Facebook Live and Tips For Indie Artists

[Editors Note: This article was written by Michelle Aguilar.]

 

Ever notice how the energy of a conversation – particularly about music – spikes up as soon as the word “live” comes up? Seeing an artist live is almost like saying you went to a party and bumped into them.

You actually saw them…in real life.

People like to get as close as they can to whatever it is that they’re interested in – they want to learn more about it, and of course learn as much as they can about it now. Facebook has done a pretty good job at providing a platform that allows people to engage in this way by creating Facebook Live.

As a matter of fact, according to Facebook, users watch Facebook live videos three-times longer than videos that aren’t live. This means that users are more interested in things happening now. Now let’s go over some of the basics starting with what Facebook Live is for those who aren’t familiar.

What is Facebook Live?

Facebook Live is a live video streaming feature that allows people, public figures and pages share live video with their friends and followers.

Facebook Live Features

  • Pin live comments to highlight great comments for your viewers
  • Add permalinks to your videos. (A permalink is a link to an individual page.)
  • Crosspost after your live session has ended. You can publish the video to multiple pages at once.

Where is Facebook Live Published?

It is published to the page or profile and can be removed at any time. They are more likely to appear higher in News Feed when the videos are live. Fans and friends will be able to view it at anytime.

What is the maximum duration?

Live broadcasts can last up to 90 minutes.

What are the technical requirements?

You need a strong signal before going live. Use WiFi. If you can’t find a nearby network, you’ll want a 4G connection. To check your internet speed ahead of time, download the Speedtest app from the App Store or Google Play.

Different Ways to Use Facebook Live

Q&A with Fans

By doing a Q&A you are communicating that you are open and interested in your audience. The more you share about yourself, the more they’ll grow to appreciate your art.

It is through sharing that your individuality and personality surfaces, and audiences always want to know what goes on behind your performances, (such as your lifestyle, habits, current projects, life experiences and more).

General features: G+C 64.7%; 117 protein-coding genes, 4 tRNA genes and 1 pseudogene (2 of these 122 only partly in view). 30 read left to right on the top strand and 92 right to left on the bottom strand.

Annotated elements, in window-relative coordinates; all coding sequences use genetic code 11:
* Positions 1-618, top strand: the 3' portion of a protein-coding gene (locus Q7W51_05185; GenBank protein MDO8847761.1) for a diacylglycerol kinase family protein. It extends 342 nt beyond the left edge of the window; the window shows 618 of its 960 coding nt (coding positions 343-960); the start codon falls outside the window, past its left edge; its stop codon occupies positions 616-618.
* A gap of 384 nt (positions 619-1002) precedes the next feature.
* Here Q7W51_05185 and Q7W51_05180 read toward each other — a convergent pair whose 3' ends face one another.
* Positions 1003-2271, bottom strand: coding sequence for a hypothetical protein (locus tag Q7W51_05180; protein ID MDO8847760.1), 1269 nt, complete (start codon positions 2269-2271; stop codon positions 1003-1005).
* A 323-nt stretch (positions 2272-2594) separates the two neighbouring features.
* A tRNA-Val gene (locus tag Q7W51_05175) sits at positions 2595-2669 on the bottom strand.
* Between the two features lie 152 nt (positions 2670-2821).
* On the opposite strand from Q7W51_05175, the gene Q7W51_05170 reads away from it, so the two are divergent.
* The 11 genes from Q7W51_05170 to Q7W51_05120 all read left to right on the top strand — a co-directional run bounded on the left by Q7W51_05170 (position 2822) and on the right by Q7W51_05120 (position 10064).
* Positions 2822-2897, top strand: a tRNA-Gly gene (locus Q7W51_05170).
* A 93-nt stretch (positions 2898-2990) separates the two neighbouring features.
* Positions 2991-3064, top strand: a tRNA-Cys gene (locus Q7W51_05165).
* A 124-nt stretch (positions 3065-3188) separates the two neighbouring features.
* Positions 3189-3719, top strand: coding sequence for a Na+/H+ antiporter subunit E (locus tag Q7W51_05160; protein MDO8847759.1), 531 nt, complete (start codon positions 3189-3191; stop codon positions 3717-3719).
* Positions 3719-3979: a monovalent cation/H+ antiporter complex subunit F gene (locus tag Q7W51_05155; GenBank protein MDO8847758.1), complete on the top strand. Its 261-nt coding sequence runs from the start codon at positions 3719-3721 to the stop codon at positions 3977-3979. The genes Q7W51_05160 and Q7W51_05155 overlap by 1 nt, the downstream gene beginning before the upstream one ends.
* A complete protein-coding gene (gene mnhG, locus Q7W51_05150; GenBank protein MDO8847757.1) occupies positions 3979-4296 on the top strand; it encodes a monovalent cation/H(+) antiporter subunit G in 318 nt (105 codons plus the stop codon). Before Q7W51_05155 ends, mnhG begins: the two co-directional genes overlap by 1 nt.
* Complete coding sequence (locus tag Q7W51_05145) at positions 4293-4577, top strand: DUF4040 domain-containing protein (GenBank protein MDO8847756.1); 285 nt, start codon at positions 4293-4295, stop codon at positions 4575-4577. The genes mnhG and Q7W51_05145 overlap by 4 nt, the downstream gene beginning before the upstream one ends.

Song Requests

During your live session, accept as many song requests as you’d like. Song requests are always fun and it demonstrates a playful form of engagement with your audience. This kind of attention to your audience will go a long way. It will create a more meaningful and intimate dynamic between you and your fans.

Rehearsals

Firstly, you’re already killing two birds with one stone: you’re practicing and you’re recording it for your viewers. People love the element of exclusivity and deeper look by getting a “behind-the-scenes” view.

Announcements

This is a great way to make an announcement as it brings a more serious and urgent tone to your message. There’s a huge difference in impact between making announcements live, versus posting a social media update or graphic.

By making yourself this directly available to your audience, you are attributing a more urgent and exciting tone to your message. At the end of the session, you could even give your live viewers a special discount. Let them know you appreciate them and they’ll naturally keep wanting to engage.

Facebook Live broadcasts can even be seen in a similar light to the Facetime tool on the iPhone. It is a closer, more intimate form of interaction. You are no longer interacting with a screen full of words or still-images. The subject of interest is engaging directly and attentively with you, the fan…and how awesome is that?

Doing a Facebook Live session may seem a little daunting and risky at first – and it can be. There is no time to edit, or re-enact or enact anything.

But it makes the interaction that much more real and meaningful – something that will go a long way for you as a developing artist.